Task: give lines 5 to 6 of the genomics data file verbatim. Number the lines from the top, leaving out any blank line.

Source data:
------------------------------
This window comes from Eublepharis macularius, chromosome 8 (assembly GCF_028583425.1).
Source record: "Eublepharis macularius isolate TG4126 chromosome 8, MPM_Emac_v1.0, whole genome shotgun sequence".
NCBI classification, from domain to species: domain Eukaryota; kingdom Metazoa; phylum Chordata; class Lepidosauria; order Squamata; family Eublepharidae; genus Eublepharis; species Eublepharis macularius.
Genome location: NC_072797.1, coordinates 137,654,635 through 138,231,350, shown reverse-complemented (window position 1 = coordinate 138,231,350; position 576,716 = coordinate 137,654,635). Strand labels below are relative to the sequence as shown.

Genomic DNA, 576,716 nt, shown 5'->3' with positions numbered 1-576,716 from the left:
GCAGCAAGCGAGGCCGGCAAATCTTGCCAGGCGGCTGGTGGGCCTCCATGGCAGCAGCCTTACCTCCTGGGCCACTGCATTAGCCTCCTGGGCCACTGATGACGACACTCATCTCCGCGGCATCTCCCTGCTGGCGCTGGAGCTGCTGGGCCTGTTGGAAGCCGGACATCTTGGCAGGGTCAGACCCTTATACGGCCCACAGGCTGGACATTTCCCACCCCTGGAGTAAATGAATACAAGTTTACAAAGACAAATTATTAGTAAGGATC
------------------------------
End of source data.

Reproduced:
Genomic DNA, 576,716 nt, shown 5'->3' with positions numbered 1-576,716 from the left:
GCAGCAAGCGAGGCCGGCAAATCTTGCCAGGCGGCTGGTGGGCCTCCATGGCAGCAGCCTTACCTCCTGGGCCACTGCATTAGCCTCCTGGGCCACTGATGACGACACTCATCTCCGCGGCATCTCCCTGCTGGCGCTGGAGCTGCTGGGCCTGTTGGAAGCCGGACATCTTGGCAGGGTCAGACCCTTATACGGCCCACAGGCTGGACATTTCCCACCCCTGGAGTAAATGAATACAAGTTTACAAAGACAAATTATTAGTAAGGATC